If she broke the heel off a shoe and was depressed, it was my door that she came to crying. If she had a headache and was hung over and needed someone to do something for her because she didn't feel well, it was me whom she asked for help. In 1978 she offered me estrangement and I grabbed it! How cool was that? I had freedom from knowledge of her train wreck of a life for three entire years!

Free at last! Free at last! Oh dear God, I was free at last! Right up until someone called me in 1981 to ask me, on behalf of my mother, if my mother could call me. I said yes.

My mother and I reconciled in 1981. She didn't offer an apology. I didn't ask for one. There was some question about whether she remembered saying in 1978 that she didn't want to talk to me. But if she didn't remember what she said, then how come she hadn't called for three years? I didn't insist on an answer to that question and I never asked for an apology. I let our relationship resume. I again was privy to her train wreck.

Long story short, I cut off my view of the train wreck in 2002 after being insulted and verbally assaulted one too many times. I often wondered if reconciling in 1981 was a good idea or not. But the answer is yes. If we hadn't reconciled in 1981 I would not have experienced that miraculous improvement in our relationship that occurred from 1992 to 2002. I would have wondered for over twenty years what things would be like if we reconciled. Now I know. For a while it was more of the same old same old. Then for ten years it was better. Then it was the same old same old again. But the ten years of the relationship being better made it worth it.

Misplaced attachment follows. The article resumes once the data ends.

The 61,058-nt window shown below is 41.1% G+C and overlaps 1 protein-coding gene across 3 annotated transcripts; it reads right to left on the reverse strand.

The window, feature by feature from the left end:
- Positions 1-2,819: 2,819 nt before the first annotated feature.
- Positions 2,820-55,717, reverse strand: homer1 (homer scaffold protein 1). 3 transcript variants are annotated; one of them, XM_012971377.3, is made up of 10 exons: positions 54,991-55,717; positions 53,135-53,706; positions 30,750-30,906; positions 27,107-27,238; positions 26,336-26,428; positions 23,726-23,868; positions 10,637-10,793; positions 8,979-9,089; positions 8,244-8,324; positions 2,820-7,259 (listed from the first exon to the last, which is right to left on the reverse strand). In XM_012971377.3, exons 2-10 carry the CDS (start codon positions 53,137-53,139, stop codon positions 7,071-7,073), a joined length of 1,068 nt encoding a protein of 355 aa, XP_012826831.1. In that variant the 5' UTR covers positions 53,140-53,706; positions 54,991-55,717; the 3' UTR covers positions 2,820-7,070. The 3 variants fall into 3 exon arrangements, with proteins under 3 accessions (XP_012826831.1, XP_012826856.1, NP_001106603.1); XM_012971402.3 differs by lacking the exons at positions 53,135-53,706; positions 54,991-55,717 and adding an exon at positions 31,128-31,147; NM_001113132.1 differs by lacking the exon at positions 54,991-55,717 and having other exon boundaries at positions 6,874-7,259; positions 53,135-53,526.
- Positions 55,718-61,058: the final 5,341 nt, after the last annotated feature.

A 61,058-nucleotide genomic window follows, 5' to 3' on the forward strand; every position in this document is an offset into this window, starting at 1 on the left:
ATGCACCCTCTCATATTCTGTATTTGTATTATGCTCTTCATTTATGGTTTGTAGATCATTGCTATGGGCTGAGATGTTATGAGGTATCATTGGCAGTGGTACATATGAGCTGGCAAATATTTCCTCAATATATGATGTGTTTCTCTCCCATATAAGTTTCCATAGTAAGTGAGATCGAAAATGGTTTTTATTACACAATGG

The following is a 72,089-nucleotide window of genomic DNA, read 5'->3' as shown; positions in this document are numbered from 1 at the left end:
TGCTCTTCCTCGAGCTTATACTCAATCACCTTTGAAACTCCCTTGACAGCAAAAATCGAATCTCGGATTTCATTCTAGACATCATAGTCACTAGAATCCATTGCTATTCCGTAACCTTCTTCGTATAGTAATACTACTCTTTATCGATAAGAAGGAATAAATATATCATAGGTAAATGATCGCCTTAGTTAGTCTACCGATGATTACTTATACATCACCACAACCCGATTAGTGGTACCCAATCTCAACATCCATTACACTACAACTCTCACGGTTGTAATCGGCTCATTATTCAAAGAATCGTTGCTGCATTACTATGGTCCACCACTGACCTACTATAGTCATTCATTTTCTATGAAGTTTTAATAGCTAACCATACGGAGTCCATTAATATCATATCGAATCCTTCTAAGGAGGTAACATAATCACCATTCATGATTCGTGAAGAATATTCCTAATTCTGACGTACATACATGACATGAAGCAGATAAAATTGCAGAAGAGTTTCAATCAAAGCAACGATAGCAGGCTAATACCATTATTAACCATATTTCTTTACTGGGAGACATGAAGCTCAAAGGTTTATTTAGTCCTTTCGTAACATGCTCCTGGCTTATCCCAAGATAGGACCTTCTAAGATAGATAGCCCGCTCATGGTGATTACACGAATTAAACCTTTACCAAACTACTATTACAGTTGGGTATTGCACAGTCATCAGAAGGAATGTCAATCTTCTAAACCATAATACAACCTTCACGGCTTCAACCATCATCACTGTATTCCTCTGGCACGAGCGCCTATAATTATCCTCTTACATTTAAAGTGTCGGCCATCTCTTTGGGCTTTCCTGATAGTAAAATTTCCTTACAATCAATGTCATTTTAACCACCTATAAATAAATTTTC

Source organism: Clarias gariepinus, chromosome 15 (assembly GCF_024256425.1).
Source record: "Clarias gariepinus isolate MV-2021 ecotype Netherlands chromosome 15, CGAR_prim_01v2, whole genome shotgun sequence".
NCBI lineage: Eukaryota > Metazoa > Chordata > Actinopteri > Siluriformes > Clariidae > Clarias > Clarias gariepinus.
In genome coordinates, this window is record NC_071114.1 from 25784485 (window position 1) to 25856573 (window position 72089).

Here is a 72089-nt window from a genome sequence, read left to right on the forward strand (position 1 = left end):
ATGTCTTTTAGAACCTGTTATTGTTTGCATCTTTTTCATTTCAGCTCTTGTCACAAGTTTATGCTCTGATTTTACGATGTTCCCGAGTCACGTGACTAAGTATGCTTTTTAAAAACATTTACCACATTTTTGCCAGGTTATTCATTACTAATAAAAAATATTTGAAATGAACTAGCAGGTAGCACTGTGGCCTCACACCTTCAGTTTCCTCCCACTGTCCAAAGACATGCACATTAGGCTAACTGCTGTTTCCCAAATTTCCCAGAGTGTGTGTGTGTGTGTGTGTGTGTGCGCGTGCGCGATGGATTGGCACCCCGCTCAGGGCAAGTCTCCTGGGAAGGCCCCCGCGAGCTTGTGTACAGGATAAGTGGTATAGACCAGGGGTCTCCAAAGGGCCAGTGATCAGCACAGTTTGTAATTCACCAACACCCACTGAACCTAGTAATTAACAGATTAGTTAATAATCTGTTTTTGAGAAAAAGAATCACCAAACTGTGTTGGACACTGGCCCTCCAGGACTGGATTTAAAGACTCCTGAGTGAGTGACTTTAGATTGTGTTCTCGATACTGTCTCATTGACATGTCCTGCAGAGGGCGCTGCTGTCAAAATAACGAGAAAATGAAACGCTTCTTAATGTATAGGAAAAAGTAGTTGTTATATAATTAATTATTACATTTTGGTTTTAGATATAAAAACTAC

I am not so puzzled by whether to forgive someone or not as I am on the question of whether to reconcile. Generally forgiveness is a good thing, good for both the person who forgives and the person who is forgiven. But reconciliation? When does it make sense to reconcile and when doesn't it make sense? Are reconciliation and forgiveness the same thing? I don't think that they are.

Like the answer to so many things, I don't think the answer regarding whether to reconcile is the same for everyone. I learned something from the reconciliations that I experienced, even though the reconciliations were temporary.

I learned that usually people don't change and that there is a reason why things happen a certain way. I learned that there can be something of value even in relationships where we don't get along. I learned that even when I receive an apology that the apology does not mean that the person has changed. I learned that people can surprise me in both good and bad ways.

I read a quote in a recently much celebrated speech given by Randy Pausch. He said, "Wait long enough and people will surprise and impress you." He said, "When you're pissed off at someone, give them more time."

With Randy's words in mind, I would say that reconciliation is the door through which people can walk and come back and surprise us. By being open to reconciliation we let those who have estranged themselves have an opportunity to surprise and impress.

Ginny